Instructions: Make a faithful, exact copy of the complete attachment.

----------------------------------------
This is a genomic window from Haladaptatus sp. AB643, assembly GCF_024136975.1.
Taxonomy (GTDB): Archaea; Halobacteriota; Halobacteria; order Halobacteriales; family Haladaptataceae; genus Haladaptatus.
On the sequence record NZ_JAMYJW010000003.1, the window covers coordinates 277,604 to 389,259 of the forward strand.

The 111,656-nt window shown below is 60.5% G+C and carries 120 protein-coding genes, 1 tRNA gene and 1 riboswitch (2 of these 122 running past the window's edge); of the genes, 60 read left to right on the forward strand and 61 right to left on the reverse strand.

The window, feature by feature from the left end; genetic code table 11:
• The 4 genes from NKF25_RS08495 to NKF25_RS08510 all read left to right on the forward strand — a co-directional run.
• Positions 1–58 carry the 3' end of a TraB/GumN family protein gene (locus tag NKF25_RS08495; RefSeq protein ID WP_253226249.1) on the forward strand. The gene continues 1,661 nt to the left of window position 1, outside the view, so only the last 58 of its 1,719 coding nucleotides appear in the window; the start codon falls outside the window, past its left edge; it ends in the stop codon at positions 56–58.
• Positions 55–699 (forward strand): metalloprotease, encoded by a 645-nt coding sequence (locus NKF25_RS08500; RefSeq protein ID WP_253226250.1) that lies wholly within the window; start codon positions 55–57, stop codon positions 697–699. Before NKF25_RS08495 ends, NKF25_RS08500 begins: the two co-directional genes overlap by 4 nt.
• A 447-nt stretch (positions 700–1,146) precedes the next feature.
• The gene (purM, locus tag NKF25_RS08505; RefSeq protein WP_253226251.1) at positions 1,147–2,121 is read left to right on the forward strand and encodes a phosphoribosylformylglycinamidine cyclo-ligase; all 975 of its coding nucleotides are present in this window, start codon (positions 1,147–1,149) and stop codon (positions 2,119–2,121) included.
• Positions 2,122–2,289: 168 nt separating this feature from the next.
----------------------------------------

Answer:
This is a genomic window from Haladaptatus sp. AB643, assembly GCF_024136975.1.
Taxonomy (GTDB): Archaea; Halobacteriota; Halobacteria; order Halobacteriales; family Haladaptataceae; genus Haladaptatus.
On the sequence record NZ_JAMYJW010000003.1, the window covers coordinates 277,604 to 389,259 of the forward strand.

The 111,656-nt window shown below is 60.5% G+C and carries 120 protein-coding genes, 1 tRNA gene and 1 riboswitch (2 of these 122 running past the window's edge); of the genes, 60 read left to right on the forward strand and 61 right to left on the reverse strand.

The window, feature by feature from the left end; genetic code table 11:
• The 4 genes from NKF25_RS08495 to NKF25_RS08510 all read left to right on the forward strand — a co-directional run.
• Positions 1–58 carry the 3' end of a TraB/GumN family protein gene (locus tag NKF25_RS08495; RefSeq protein ID WP_253226249.1) on the forward strand. The gene continues 1,661 nt to the left of window position 1, outside the view, so only the last 58 of its 1,719 coding nucleotides appear in the window; the start codon falls outside the window, past its left edge; it ends in the stop codon at positions 56–58.
• Positions 55–699 (forward strand): metalloprotease, encoded by a 645-nt coding sequence (locus NKF25_RS08500; RefSeq protein ID WP_253226250.1) that lies wholly within the window; start codon positions 55–57, stop codon positions 697–699. Before NKF25_RS08495 ends, NKF25_RS08500 begins: the two co-directional genes overlap by 4 nt.
• A 447-nt stretch (positions 700–1,146) precedes the next feature.
• The gene (purM, locus tag NKF25_RS08505; RefSeq protein WP_253226251.1) at positions 1,147–2,121 is read left to right on the forward strand and encodes a phosphoribosylformylglycinamidine cyclo-ligase; all 975 of its coding nucleotides are present in this window, start codon (positions 1,147–1,149) and stop codon (positions 2,119–2,121) included.
• Positions 2,122–2,289: 168 nt separating this feature from the next.